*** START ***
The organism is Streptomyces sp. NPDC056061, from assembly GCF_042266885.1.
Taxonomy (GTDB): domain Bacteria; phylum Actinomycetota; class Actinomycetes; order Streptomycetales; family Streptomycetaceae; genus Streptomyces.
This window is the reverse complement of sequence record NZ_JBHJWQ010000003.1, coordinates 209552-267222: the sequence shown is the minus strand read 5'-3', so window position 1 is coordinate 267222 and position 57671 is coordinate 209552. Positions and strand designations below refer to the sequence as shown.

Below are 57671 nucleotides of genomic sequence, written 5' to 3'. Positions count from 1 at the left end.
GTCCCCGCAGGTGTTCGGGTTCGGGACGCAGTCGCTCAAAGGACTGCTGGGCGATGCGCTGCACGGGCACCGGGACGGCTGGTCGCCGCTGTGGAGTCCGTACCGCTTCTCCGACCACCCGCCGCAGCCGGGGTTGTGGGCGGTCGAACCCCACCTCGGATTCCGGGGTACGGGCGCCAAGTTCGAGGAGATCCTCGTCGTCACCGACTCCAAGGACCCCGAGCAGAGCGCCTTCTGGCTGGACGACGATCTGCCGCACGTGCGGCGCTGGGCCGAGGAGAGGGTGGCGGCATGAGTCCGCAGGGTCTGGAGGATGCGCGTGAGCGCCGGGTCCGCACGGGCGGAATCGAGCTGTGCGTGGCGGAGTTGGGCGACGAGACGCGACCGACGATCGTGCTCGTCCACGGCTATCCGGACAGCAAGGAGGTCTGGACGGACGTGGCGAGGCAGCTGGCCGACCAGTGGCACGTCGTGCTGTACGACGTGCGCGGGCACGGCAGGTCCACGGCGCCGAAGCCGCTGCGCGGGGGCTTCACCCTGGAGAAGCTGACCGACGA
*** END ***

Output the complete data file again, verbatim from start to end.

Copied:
The organism is Streptomyces sp. NPDC056061, from assembly GCF_042266885.1.
Taxonomy (GTDB): domain Bacteria; phylum Actinomycetota; class Actinomycetes; order Streptomycetales; family Streptomycetaceae; genus Streptomyces.
This window is the reverse complement of sequence record NZ_JBHJWQ010000003.1, coordinates 209552-267222: the sequence shown is the minus strand read 5'-3', so window position 1 is coordinate 267222 and position 57671 is coordinate 209552. Positions and strand designations below refer to the sequence as shown.

Below are 57671 nucleotides of genomic sequence, written 5' to 3'. Positions count from 1 at the left end.
GTCCCCGCAGGTGTTCGGGTTCGGGACGCAGTCGCTCAAAGGACTGCTGGGCGATGCGCTGCACGGGCACCGGGACGGCTGGTCGCCGCTGTGGAGTCCGTACCGCTTCTCCGACCACCCGCCGCAGCCGGGGTTGTGGGCGGTCGAACCCCACCTCGGATTCCGGGGTACGGGCGCCAAGTTCGAGGAGATCCTCGTCGTCACCGACTCCAAGGACCCCGAGCAGAGCGCCTTCTGGCTGGACGACGATCTGCCGCACGTGCGGCGCTGGGCCGAGGAGAGGGTGGCGGCATGAGTCCGCAGGGTCTGGAGGATGCGCGTGAGCGCCGGGTCCGCACGGGCGGAATCGAGCTGTGCGTGGCGGAGTTGGGCGACGAGACGCGACCGACGATCGTGCTCGTCCACGGCTATCCGGACAGCAAGGAGGTCTGGACGGACGTGGCGAGGCAGCTGGCCGACCAGTGGCACGTCGTGCTGTACGACGTGCGCGGGCACGGCAGGTCCACGGCGCCGAAGCCGCTGCGCGGGGGCTTCACCCTGGAGAAGCTGACCGACGA